Wednesday, February 03, 2010

Dave Snyder: Muni cuts will force people to "switch to bikes"


I got a chuckle out of Dave Snyder's letter to the editor in yesterday's SF Chronicle (below in italics). Few people who read the Chronicle will know that for eleven years Snyder was executive director of the SF Bicycle Coalition. He was also the author of the failed---and illegal---city strategy to push the 500-page Bicycle Plan through the approval process.

Even though he's now on the Golden Gate Transit Authority's board of directors, Snyder never strays far from his obsession with bicycles.

...If these [Muni] service cuts go forward, many transit riders will have no other choice. By not joining so many major cities in charging for parking on Sundays, you're basically forcing people off the bus, and in this economy, they won't be rushing to spend thousands of dollars on an automobile. They'll switch to bikes. Not everybody can ride a bike: Support Sunday meters.

It's more likely that, in the wake of the Muni service cutbacks and higher fares, people who can afford it will just use their cars more instead of riding Muni. Those of us who have to rely on Muni and can't afford cars or can't/won't take up riding bikes will continue to ride Muni, even though it will cost us more and the buses will be more crowded.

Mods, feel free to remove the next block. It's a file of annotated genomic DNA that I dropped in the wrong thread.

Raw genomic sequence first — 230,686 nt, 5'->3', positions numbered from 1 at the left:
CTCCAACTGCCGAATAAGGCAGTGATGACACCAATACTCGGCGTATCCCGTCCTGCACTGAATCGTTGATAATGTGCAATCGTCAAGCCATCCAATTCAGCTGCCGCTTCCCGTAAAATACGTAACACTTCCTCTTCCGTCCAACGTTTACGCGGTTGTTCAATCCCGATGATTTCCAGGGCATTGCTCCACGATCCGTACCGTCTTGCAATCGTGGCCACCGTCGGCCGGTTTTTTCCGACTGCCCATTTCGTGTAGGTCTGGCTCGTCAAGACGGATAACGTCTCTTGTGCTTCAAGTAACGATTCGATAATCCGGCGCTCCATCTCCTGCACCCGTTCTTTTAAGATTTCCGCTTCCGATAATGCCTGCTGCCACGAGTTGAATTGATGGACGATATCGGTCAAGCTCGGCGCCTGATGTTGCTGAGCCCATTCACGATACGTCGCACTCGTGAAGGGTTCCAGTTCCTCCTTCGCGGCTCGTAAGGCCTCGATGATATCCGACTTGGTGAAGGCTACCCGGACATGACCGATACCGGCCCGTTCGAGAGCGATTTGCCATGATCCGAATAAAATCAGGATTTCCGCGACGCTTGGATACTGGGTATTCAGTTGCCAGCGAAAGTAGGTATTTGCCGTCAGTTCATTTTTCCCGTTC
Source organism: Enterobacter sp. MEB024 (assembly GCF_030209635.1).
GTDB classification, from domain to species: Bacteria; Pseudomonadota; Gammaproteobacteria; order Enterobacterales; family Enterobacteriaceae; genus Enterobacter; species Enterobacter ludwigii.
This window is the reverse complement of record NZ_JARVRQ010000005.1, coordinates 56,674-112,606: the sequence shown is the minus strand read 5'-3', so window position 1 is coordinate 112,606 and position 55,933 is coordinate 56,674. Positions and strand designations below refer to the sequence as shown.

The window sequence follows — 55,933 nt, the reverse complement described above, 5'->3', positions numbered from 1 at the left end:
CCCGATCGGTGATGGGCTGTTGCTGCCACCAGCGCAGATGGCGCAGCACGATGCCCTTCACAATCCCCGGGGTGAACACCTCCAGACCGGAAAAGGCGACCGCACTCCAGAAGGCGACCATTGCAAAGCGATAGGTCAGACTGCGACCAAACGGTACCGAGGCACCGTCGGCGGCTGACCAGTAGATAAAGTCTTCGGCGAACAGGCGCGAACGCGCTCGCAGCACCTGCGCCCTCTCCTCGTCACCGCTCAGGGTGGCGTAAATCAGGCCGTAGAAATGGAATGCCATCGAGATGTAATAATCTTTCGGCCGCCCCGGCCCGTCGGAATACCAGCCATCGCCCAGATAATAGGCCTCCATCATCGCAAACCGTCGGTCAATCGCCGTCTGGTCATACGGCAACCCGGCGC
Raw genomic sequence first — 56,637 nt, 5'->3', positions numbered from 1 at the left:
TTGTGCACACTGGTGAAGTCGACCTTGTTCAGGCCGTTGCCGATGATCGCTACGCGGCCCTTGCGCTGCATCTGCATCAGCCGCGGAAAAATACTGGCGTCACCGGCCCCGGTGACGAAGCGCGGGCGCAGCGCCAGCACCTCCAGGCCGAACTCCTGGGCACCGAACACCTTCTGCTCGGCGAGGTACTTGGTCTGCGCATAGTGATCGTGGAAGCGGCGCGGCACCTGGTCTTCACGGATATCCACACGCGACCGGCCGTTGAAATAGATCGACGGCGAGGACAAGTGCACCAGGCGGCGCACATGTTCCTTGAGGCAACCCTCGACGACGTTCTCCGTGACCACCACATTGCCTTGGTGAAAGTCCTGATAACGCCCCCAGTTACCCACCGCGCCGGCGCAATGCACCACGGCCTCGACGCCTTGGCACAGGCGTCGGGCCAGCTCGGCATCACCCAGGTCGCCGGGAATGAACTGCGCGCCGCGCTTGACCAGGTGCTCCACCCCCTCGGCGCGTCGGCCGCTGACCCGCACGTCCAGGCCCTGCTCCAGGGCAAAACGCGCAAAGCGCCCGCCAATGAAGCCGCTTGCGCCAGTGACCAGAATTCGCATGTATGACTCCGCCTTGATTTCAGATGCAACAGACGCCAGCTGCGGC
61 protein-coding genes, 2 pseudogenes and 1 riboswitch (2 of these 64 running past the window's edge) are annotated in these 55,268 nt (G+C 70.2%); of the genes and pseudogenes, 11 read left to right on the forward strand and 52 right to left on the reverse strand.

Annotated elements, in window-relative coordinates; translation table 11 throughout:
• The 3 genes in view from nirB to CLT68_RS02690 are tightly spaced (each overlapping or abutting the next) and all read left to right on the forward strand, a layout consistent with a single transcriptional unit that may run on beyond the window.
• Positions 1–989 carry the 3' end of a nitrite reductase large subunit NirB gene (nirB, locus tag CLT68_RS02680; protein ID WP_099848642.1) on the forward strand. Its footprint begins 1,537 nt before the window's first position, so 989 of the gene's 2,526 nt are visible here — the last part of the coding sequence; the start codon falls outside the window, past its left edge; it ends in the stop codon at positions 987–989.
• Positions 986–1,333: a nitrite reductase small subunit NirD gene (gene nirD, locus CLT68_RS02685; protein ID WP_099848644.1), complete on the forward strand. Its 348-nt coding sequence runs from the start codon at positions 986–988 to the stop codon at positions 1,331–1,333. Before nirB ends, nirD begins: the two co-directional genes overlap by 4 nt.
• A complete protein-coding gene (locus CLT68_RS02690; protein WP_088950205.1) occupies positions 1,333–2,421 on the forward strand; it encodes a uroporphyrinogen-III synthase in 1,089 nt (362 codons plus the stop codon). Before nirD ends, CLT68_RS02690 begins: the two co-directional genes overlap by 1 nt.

Snyder is supposedly a transportation expert, but he thinks it would be great if we slowed down city traffic to the point where our streets would be safe for 8-year-olds to ride their bikes.

Looking at the numbers, it's hard to see how punishing city drivers with extended meter hours will do much to close MTA's $52.7 million budget deficit. The big study the city did on the issue (Extended Meter Hours Study, October 13, 2009) tells us that the "net annual revenue" for the city as a result of implementing the recommendations will only be $8,830,000. MTA's deficit is more than $51 million.

But what's remarkable about this study are some other numbers it contains that haven't been discussed yet. The total revenue collected by implementing the study's recommendations on extending parking meter hours would be $17,260,000. What happens to the other $8,430,000? It will go to "additional costs," including hiring 70 more city workers to implement the study's recommendations (page 32, "Table 9. Summary of Estimated Annual Costs and Revenues").

City drivers will be less than thrilled to learn that not only are they being soaked again, but that half the new revenue will go to making our already bloated city government even bigger! The city is now extracting more than $170 million a year from city drivers from parking meters, parking lots, and parking tickets.

Mayor Newsom has been understandably reluctant to embrace extending meter hours in SF because of the potential political shitstorm like the one that happened in Oakland last year.

Cuts could drive Muni riders to bicyclesI appreciated your editorial ("Fiscal collisions ahead," Feb. 1) bringing attention to the need to save Muni from devastating cuts, but you would do well to heed your own admonition intended for the Board of Supervisors that "not everybody can ride a bike."

That's true, but if these service cuts go forward, many transit riders will have no other choice. By not joining so many major cities in charging for parking on Sundays, you're basically forcing people off the bus, and in this economy, they won't be rushing to spend thousands of dollars on an automobile. They'll switch to bikes.

Not everybody can ride a bike: Support Sunday meters.

DAVE SNYDER
San Francisco

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